I sprinkle yeast over the surface of warm water and watch it begin to foam, a tiny pond of living things. Then I dip a measuring cup into the flour canister, its fine dust creating a cloud in the air even though I try to hold my breath as I tip it into the mixing bowl. Flour hangs in the sunlight coming through the kitchen window and I add the olive oil, creating golden gullies through the fine powder. Finally, the water and yeast join in, settling the dust and turning the landscape in my bowl soft. I slip off my wedding ring and sink my hands in.
I am Arab-American. From my dad’s side of the family, I’ve inherited an immigrant work ethic, a (sometimes unhealthy) drive to avoid shame or embarrassment, and a love for thick, tangy yogurt. When my sisters and I visited my grandmother on Saturday afternoons she would pull a cut glass bowl of the yogurt out of the refrigerator for us before settling back down into her corner of the sofa with her crossword puzzles.
Her father, my great-grandfather, was an immigrant from Lebanon. At only twelve years old he left the red roofs of Douma, a small mountain village in what was then part of the Syrian Arab Republic, and found his way to Cherbourg, France. On October 3, 1908, the S.S. St. Louis set sail for New York City. According to the ship’s “manifest of alien passengers,” he arrived with less than ten dollars in his pocket and could neither read nor write.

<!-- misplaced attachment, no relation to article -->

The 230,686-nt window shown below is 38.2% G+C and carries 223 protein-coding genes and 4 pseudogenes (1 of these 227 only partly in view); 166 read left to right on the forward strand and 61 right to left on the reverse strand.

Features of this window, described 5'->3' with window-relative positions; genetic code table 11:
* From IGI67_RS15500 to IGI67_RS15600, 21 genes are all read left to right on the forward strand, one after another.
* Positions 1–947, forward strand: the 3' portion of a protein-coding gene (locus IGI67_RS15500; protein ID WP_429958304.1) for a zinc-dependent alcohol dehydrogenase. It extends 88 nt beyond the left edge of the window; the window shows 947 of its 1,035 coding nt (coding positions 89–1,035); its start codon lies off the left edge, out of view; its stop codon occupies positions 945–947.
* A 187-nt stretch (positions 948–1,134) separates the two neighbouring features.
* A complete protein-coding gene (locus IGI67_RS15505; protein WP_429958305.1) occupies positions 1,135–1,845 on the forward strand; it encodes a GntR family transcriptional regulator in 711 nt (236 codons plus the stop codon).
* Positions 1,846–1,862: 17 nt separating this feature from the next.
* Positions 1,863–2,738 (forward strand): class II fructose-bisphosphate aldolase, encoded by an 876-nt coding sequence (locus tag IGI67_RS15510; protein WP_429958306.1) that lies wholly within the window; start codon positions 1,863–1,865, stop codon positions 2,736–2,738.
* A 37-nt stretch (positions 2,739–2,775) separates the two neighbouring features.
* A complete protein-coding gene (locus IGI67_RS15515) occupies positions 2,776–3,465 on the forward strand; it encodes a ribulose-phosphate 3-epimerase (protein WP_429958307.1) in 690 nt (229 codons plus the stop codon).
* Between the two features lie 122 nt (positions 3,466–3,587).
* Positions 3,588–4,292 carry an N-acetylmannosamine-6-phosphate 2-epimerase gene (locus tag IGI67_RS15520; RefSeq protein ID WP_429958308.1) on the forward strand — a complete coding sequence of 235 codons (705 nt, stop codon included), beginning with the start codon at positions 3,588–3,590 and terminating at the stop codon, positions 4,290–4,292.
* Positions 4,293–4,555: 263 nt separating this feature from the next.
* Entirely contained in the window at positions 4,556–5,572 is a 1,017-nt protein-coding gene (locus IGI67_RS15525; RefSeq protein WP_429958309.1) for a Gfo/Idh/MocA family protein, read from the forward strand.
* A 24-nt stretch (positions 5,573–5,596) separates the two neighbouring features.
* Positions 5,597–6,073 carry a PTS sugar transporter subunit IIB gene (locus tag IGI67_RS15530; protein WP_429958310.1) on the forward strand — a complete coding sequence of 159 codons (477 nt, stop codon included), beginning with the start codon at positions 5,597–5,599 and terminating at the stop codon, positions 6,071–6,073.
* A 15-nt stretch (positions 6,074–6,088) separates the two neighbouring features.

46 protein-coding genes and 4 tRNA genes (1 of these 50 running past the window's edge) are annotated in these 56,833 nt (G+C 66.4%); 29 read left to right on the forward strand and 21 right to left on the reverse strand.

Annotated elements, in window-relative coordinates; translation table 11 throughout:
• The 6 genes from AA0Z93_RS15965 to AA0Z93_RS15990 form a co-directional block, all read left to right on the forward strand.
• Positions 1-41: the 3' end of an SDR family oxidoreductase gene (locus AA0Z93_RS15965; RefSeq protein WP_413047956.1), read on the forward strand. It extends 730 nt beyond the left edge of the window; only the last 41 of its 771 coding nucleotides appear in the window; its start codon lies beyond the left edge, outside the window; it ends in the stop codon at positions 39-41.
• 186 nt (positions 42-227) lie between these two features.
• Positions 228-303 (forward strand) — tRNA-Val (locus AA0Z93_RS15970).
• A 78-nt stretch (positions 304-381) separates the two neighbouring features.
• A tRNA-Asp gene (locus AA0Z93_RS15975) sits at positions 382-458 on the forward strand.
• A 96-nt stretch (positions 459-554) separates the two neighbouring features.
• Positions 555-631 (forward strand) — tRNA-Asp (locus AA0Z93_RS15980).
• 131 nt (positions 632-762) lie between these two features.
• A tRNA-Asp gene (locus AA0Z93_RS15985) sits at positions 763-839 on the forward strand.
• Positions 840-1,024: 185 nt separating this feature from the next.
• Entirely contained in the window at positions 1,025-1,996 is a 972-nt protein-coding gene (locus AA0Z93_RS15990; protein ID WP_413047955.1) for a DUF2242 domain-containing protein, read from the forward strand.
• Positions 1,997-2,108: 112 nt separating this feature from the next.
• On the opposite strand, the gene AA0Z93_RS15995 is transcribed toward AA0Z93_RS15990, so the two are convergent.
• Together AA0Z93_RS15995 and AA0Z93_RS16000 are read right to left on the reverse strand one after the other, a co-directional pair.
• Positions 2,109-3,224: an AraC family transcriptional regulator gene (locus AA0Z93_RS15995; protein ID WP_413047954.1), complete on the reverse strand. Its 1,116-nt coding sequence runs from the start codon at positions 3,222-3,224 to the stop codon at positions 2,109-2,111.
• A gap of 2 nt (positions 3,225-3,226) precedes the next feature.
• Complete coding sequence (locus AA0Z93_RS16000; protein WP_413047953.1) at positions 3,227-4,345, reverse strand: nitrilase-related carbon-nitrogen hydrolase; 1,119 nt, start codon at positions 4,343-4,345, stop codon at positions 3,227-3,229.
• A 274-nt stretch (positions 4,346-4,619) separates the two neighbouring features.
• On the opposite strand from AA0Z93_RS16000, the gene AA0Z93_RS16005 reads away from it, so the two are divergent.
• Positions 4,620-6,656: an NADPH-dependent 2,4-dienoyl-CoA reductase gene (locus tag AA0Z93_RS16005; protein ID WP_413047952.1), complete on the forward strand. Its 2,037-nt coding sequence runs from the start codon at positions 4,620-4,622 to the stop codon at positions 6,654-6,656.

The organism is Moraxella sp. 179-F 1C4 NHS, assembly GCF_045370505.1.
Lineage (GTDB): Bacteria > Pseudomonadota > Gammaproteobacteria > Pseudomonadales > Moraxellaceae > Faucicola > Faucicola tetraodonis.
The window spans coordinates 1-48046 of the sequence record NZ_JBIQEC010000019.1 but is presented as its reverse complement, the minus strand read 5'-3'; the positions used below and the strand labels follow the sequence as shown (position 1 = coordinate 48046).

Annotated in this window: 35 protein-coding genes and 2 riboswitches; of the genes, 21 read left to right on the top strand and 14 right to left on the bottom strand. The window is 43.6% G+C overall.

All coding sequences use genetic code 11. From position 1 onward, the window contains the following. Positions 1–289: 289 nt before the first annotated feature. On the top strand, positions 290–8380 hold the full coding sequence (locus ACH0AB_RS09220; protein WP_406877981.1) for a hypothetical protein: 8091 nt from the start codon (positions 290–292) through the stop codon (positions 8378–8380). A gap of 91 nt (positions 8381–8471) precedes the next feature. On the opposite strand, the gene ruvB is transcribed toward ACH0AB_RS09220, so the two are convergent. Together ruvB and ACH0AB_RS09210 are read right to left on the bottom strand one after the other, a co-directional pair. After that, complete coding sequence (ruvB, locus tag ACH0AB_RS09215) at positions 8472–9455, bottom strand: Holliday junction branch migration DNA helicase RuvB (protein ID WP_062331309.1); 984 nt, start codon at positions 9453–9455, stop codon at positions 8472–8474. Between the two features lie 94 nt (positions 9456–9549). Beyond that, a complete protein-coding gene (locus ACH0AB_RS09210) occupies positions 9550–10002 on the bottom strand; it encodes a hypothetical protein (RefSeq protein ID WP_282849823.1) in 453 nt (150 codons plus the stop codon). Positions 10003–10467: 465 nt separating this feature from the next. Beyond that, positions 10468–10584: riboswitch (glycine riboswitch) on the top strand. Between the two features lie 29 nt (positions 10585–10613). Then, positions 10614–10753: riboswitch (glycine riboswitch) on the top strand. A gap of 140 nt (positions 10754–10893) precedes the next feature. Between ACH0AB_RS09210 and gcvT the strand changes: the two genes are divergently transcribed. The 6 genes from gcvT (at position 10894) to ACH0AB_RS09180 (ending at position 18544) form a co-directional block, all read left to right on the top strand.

He made his fortune in America, as many Arab immigrants have, as a salesman, first traveling by horse and buggy to sell reliable, made-in-America Levi’s denim to the farmers of rural Southern California, and eventually building one of the largest department stores in the Western United States. Ever the strategic entrepreneur, the store was situated just across the street from a bustling U.S.–Mexico pedestrian border.
I never met my great-grandfather, but each December we honor his hard work and our own immigrant heritage at the county museum’s “Christmas Around the World” event. Families with immigrant legacies and those who are just making their start in our community assemble to share their favorite foods with the museum’s visitors. My grandmother, father, sisters, and I would make giant tubs of homemade hummus, filling my grandma’s kitchen with the scent of sharp garlic and earthy tahini. Then we’d break open jars of pickled okra, and slice pita to serve it with. Years ago, hummus was a novelty; these days everyone knows what it is. But our family recipe is delicious, so we keep sharing it.
I lean my body weight into the dough, the heels of my hands crisscrossing in front of me in a steady rhythm. Press and turn, right and then left, over and over. My grandmother’s Kitchenaid mixer has seen more than three decades of dough come together and now bears witness in my kitchen as I work away. It sits on top of my refrigerator ready to lend the rhythmic kneading of metallic hands, but sometimes it just feels right to let my own touch decide when the dough is smooth enough. I tuck the edges beneath the glossy dome, return it to the mixing bowl with more olive oil, and cover it with a kitchen towel. I’ll know it’s ready when the towel gives away the shape of the bubbling dough beneath it.